What Are the Surgical Options for Breast Cancer Treatment?

  • Lumpectomy
  • Mastectomy without reconstruction (removal of all of the breast tissue)
  • Mastectomy with reconstruction (removal of all of the breast tissue and rebuilding of the breast)
  • Oncoplastic reduction (bilateral breast reduction and lift at the same time as the lumpectomy)

What Is Involved with a Lumpectomy?

  • Removal of the breast cancer and a small amount of surrounding tissue
  • Removal of a few axillary (underarm area) lymph nodes
  • Usually followed by radiation therapy
  • There is a 20% chance the cancer will reoccur after a lumpectomy alone
  • Radiation therapy can reduce the recurrence risk to 7-10%

What Is Involved with a Mastectomy?

  • Removal of the breast
  • Removal of a few axillary (underarm areas) lymph nodes
  • You can have reconstruction at the same time

There is no difference in survival rates or prognosis (outcome) with a lumpectomy and radiation versus a mastectomy. The surgical choice comes down to patient preference and breast size in relation to tumor size. You have to do what is best for you and no one else in that moment.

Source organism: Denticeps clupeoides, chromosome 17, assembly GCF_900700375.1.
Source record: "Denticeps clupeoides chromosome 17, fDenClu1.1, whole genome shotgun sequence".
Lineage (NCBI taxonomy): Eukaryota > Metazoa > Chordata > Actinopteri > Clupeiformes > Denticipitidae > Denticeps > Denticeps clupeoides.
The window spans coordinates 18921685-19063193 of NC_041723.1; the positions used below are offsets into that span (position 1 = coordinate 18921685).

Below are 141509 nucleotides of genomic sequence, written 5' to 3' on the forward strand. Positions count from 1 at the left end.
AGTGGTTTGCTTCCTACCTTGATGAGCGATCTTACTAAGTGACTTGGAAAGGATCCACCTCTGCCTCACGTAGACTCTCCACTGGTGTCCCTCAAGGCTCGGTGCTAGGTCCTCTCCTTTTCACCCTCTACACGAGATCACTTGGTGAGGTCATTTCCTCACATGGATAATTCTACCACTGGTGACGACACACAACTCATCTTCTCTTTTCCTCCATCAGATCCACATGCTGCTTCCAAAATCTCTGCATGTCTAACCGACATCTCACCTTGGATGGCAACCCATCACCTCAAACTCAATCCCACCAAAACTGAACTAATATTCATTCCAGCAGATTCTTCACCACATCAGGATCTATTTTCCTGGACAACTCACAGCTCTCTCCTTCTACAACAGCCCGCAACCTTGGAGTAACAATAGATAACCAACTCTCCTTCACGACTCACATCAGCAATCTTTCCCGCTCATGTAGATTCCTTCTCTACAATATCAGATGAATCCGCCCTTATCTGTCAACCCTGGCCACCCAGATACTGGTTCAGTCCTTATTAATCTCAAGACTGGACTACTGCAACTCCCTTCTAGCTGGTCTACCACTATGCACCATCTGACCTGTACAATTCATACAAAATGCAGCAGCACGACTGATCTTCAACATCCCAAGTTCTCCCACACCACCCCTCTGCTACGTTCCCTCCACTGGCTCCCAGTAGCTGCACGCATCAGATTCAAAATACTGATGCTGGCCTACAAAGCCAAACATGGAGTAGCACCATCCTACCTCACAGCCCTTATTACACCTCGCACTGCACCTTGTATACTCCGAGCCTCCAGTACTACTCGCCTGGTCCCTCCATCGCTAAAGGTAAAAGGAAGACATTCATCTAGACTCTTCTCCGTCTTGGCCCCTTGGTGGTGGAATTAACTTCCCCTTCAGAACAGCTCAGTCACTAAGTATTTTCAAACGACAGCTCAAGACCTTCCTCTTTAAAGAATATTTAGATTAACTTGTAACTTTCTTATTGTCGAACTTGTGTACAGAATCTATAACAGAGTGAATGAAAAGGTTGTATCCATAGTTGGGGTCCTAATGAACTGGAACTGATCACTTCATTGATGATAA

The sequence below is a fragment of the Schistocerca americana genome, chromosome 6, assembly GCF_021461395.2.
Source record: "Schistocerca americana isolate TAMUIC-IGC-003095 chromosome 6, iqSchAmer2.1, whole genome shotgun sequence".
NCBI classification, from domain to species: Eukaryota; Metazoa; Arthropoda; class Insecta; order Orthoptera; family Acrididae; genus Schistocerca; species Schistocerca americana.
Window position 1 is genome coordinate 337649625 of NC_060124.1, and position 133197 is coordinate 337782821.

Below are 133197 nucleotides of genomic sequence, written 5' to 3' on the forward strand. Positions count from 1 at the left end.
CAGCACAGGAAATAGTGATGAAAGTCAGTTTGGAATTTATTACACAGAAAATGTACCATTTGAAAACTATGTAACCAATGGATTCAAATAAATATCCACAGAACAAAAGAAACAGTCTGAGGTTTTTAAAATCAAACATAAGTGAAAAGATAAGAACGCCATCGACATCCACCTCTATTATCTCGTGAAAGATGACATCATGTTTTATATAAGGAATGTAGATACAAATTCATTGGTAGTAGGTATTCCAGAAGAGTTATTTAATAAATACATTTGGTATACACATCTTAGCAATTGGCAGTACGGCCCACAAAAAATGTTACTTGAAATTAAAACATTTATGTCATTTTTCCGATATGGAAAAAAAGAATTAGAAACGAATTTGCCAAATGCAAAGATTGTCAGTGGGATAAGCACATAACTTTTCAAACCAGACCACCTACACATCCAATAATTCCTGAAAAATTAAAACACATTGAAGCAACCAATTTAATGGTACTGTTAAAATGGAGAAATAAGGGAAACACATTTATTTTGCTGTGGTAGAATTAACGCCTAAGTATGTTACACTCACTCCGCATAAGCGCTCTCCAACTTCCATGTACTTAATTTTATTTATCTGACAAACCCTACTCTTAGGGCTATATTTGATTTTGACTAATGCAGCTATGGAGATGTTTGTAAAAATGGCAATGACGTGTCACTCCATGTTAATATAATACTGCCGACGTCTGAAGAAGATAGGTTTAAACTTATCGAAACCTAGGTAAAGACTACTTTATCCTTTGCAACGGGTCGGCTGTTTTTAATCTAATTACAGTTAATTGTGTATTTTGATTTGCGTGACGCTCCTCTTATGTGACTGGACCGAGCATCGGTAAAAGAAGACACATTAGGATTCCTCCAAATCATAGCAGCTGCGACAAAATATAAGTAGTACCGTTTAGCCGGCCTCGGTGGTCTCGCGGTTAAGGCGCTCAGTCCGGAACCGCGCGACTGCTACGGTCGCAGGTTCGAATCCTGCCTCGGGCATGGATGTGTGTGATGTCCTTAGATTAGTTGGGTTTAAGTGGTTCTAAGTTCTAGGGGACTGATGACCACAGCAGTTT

Take Care of You

I encourage all women now to take care of themselves. We are often focused on taking care of others, but to take care of others and be there for them, you have to take care of yourself! Take that step now and schedule your mammogram.

If you’re curious or nervous about a mammogram, here’s what to expect and how to prepare.

Dr. Rachel Jendro, DO, FACOS

Dr. Rachel Jendro, DO, FACOS

Bryan Breast Surgical Specialists

Dr. Rachel Jendro, DO, FACOS is proud to be the first fellowship trained Breast Surgical Oncologist to serve the community of Lincoln and greater Nebraska. Her motivation for serving the women of Nebraska is due to her lifelong mission to provide evidence-based medicine to enhance the standard of care through surgical expertise, compassion for women’s health, and emotional support. As an osteopathic surgeon, Dr. Jendro brings enhanced surgical training and vast experience from accredited medical institutions, and is committed to her patients through their entire journey.